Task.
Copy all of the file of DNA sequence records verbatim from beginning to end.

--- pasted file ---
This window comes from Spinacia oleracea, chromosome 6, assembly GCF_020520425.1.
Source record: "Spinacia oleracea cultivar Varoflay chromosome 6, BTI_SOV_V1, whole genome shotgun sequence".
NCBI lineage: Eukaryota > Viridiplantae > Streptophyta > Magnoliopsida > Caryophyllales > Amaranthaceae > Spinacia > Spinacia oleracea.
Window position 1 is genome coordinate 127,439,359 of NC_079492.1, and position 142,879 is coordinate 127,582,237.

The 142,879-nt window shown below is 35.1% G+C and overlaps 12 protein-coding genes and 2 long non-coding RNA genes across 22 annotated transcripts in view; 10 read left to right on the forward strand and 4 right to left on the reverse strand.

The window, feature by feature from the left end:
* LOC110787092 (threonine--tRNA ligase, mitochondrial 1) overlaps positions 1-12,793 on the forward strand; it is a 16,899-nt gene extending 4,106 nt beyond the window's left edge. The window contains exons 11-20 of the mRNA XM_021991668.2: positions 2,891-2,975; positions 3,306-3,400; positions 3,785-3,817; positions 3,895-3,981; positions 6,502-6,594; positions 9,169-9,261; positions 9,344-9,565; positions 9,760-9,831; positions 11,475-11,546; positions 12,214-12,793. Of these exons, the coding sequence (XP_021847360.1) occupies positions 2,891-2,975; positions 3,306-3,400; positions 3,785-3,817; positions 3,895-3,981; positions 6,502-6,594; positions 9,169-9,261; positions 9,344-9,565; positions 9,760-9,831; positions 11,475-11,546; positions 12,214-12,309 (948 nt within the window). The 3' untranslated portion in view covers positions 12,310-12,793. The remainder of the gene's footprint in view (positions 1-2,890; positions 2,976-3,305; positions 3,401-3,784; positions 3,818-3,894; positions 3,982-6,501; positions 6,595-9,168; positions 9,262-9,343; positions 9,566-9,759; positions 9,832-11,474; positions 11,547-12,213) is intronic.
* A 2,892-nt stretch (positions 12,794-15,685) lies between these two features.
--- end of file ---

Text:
This window comes from Spinacia oleracea, chromosome 6, assembly GCF_020520425.1.
Source record: "Spinacia oleracea cultivar Varoflay chromosome 6, BTI_SOV_V1, whole genome shotgun sequence".
NCBI lineage: Eukaryota > Viridiplantae > Streptophyta > Magnoliopsida > Caryophyllales > Amaranthaceae > Spinacia > Spinacia oleracea.
Window position 1 is genome coordinate 127,439,359 of NC_079492.1, and position 142,879 is coordinate 127,582,237.

The 142,879-nt window shown below is 35.1% G+C and overlaps 12 protein-coding genes and 2 long non-coding RNA genes across 22 annotated transcripts in view; 10 read left to right on the forward strand and 4 right to left on the reverse strand.

The window, feature by feature from the left end:
* LOC110787092 (threonine--tRNA ligase, mitochondrial 1) overlaps positions 1-12,793 on the forward strand; it is a 16,899-nt gene extending 4,106 nt beyond the window's left edge. The window contains exons 11-20 of the mRNA XM_021991668.2: positions 2,891-2,975; positions 3,306-3,400; positions 3,785-3,817; positions 3,895-3,981; positions 6,502-6,594; positions 9,169-9,261; positions 9,344-9,565; positions 9,760-9,831; positions 11,475-11,546; positions 12,214-12,793. Of these exons, the coding sequence (XP_021847360.1) occupies positions 2,891-2,975; positions 3,306-3,400; positions 3,785-3,817; positions 3,895-3,981; positions 6,502-6,594; positions 9,169-9,261; positions 9,344-9,565; positions 9,760-9,831; positions 11,475-11,546; positions 12,214-12,309 (948 nt within the window). The 3' untranslated portion in view covers positions 12,310-12,793. The remainder of the gene's footprint in view (positions 1-2,890; positions 2,976-3,305; positions 3,401-3,784; positions 3,818-3,894; positions 3,982-6,501; positions 6,595-9,168; positions 9,262-9,343; positions 9,566-9,759; positions 9,832-11,474; positions 11,547-12,213) is intronic.
* A 2,892-nt stretch (positions 12,794-15,685) lies between these two features.